News diary 14-20 January: MPs to finally vote on PM's Brexit withdrawal agreement and Australian Open begins - Press Gazette

News diary 14-20 January: MPs to finally vote on PM's Brexit withdrawal agreement and Australian Open begins

Foresight News provides a look-ahead to the key events that need to be in your news diary for next week… 

The penultimate day of debate on Theresa May’s Brexit deal takes place in the House of Commons on Monday when Cabinet heavyweights Liam Fox and Philip Hammond will attempt to persuade backbench MPs of the merits of the Prime Minister’s deal in discussions on “Global UK” and the economy.

Meanwhile, in Westminster Hall seven Brexit-related e-petitions will be debated after attracting over 100,000 signatures each. The petitions cover leaving the EU without a deal, holding a second referendum, and one which demands simply that the Government stop Brexit.

Before the debate gets underway in the Commons, Dominic Raab sets out his “economic vision” for the UK after it leaves the EU in a speech to the Centre for Policy Studies think tank in London.

The former Brexit Secretary is among favourites to become the next Conservative leader should a vacancy arise, and, having previously refused to rule out the prospect of running for the leadership, the timing and subject of his speech today will have been noted with interest by former Cabinet colleagues.

The first tennis Grand Slam of the year begins in Melbourne and British interests were dealt a blow before the first match with Andy Murray’s dramatic announcement that he would retire this year due to his ongoing struggles with injury.

In a press conference last week, an emotional Murray (pictured) said the Australian Open could be his last tournament, so fans will hope the former Wimbledon winner can overcome recent poor form and a tough-looking draw to go out on a high.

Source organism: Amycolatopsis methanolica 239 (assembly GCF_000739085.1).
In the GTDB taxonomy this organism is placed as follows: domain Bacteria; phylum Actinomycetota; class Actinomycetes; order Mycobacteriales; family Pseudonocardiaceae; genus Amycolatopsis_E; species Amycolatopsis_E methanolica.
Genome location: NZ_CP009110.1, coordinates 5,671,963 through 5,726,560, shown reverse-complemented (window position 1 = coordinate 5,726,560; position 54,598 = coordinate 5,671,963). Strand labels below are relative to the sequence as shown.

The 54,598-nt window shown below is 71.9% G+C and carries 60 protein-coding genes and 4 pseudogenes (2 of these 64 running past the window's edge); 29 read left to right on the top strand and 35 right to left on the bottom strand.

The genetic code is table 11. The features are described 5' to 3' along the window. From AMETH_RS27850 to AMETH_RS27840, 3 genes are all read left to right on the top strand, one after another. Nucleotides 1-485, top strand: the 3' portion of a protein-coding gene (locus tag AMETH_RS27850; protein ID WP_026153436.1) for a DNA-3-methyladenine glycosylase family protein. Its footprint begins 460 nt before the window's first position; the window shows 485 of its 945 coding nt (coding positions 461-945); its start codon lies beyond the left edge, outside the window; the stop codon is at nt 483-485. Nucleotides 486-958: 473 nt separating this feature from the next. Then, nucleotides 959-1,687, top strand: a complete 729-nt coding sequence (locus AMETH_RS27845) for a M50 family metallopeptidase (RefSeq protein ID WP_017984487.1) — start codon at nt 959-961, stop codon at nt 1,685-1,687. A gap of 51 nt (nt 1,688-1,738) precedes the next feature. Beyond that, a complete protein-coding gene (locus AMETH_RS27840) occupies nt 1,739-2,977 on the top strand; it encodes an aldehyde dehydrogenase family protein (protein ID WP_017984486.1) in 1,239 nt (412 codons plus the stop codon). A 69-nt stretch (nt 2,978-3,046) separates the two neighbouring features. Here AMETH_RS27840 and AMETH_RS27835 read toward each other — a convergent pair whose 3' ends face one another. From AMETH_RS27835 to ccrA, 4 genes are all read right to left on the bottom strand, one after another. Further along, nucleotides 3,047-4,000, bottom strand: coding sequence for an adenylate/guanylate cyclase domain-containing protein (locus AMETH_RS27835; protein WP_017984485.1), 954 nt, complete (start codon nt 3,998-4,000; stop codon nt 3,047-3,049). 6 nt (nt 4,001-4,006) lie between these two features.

Barring another last-minute change of heart in Downing Street, MPs finally get to vote on the Prime Minister’s withdrawal agreement on Tuesday. Absent a wholesale revolt by Labour MPs, the numbers are against Theresa May, and chances of the arithmetic changing significantly before voting begins at around 7pm appear slim.

If the vote is lost, as expected, the Prime Minister’s next steps will be crucial, though after Dominic Grieve’s amendment was controversially accepted last week there will be little time to produce changes to the deal that would be substantial enough to satisfy the various factions and result in a different outcome in a second vote.

The first of two heavyweight sessions for the Treasury committee this week sees Financial Conduct Authority chief executive Andrew Bailey and chair Charles Randell questioned on the regulator’s work. Last week’s headline-making announcements from the FCA on mortgages and investment advice should feature among topics discussed.

Then on Wednesday the committee hears from Mark Carney on the Bank of England’s financial stability report. Published last November alongside the Bank’s annual stress test results, the report predicted dire consequences for the UK economy in the event of a no-deal Brexit and was followed by specific warnings from the Governor that business and infrastructure were still not ready for the UK’s exit from the EU.

A further warning in December’s interest rate decision about the intensification of Brexit uncertainty should give Carney’s committee nemesis Jacob Rees-Mogg plenty of material for today’s session.

This week’s session of Prime Minister’s Questions will be raucous whatever the result of Tuesday’s vote, but after weeks of equivocation it could also see the Labour leadership show their hand and put forward the long-mooted motion of no confidence in Theresa May’s government.